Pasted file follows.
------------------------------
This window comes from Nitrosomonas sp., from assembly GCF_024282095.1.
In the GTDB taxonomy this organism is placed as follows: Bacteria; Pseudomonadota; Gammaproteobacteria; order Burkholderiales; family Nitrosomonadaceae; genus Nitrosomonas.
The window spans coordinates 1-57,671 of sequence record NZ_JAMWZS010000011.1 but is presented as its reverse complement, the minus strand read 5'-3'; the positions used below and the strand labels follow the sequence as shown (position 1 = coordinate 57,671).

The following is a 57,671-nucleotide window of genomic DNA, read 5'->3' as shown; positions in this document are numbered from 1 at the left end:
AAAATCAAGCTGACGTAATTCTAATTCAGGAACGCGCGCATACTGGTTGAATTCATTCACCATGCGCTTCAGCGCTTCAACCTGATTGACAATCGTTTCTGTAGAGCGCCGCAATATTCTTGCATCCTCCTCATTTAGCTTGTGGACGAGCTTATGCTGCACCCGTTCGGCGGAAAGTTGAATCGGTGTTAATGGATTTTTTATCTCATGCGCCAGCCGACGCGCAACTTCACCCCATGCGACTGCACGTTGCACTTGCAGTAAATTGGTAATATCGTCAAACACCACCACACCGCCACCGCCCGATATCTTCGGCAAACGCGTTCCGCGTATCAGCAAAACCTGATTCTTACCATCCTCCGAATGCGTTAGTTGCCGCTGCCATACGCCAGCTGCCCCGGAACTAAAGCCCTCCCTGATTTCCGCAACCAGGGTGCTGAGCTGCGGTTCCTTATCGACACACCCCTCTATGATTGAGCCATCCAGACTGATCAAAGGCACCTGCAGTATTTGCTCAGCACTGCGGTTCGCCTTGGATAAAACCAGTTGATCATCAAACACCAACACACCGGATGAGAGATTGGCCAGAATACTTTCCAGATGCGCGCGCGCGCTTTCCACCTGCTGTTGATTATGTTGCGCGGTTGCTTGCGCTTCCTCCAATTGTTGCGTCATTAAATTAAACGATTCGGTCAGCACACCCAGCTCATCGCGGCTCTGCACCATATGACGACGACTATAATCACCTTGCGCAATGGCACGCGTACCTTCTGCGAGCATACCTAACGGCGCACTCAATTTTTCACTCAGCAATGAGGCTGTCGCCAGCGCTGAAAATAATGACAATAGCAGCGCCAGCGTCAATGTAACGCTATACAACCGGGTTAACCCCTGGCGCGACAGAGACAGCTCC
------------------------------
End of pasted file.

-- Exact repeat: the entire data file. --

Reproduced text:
This window comes from Nitrosomonas sp., from assembly GCF_024282095.1.
In the GTDB taxonomy this organism is placed as follows: Bacteria; Pseudomonadota; Gammaproteobacteria; order Burkholderiales; family Nitrosomonadaceae; genus Nitrosomonas.
The window spans coordinates 1-57,671 of sequence record NZ_JAMWZS010000011.1 but is presented as its reverse complement, the minus strand read 5'-3'; the positions used below and the strand labels follow the sequence as shown (position 1 = coordinate 57,671).

The following is a 57,671-nucleotide window of genomic DNA, read 5'->3' as shown; positions in this document are numbered from 1 at the left end:
AAAATCAAGCTGACGTAATTCTAATTCAGGAACGCGCGCATACTGGTTGAATTCATTCACCATGCGCTTCAGCGCTTCAACCTGATTGACAATCGTTTCTGTAGAGCGCCGCAATATTCTTGCATCCTCCTCATTTAGCTTGTGGACGAGCTTATGCTGCACCCGTTCGGCGGAAAGTTGAATCGGTGTTAATGGATTTTTTATCTCATGCGCCAGCCGACGCGCAACTTCACCCCATGCGACTGCACGTTGCACTTGCAGTAAATTGGTAATATCGTCAAACACCACCACACCGCCACCGCCCGATATCTTCGGCAAACGCGTTCCGCGTATCAGCAAAACCTGATTCTTACCATCCTCCGAATGCGTTAGTTGCCGCTGCCATACGCCAGCTGCCCCGGAACTAAAGCCCTCCCTGATTTCCGCAACCAGGGTGCTGAGCTGCGGTTCCTTATCGACACACCCCTCTATGATTGAGCCATCCAGACTGATCAAAGGCACCTGCAGTATTTGCTCAGCACTGCGGTTCGCCTTGGATAAAACCAGTTGATCATCAAACACCAACACACCGGATGAGAGATTGGCCAGAATACTTTCCAGATGCGCGCGCGCGCTTTCCACCTGCTGTTGATTATGTTGCGCGGTTGCTTGCGCTTCCTCCAATTGTTGCGTCATTAAATTAAACGATTCGGTCAGCACACCCAGCTCATCGCGGCTCTGCACCATATGACGACGACTATAATCACCTTGCGCAATGGCACGCGTACCTTCTGCGAGCATACCTAACGGCGCACTCAATTTTTCACTCAGCAATGAGGCTGTCGCCAGCGCTGAAAATAATGACAATAGCAGCGCCAGCGTCAATGTAACGCTATACAACCGGGTTAACCCCTGGCGCGACAGAGACAGCTCC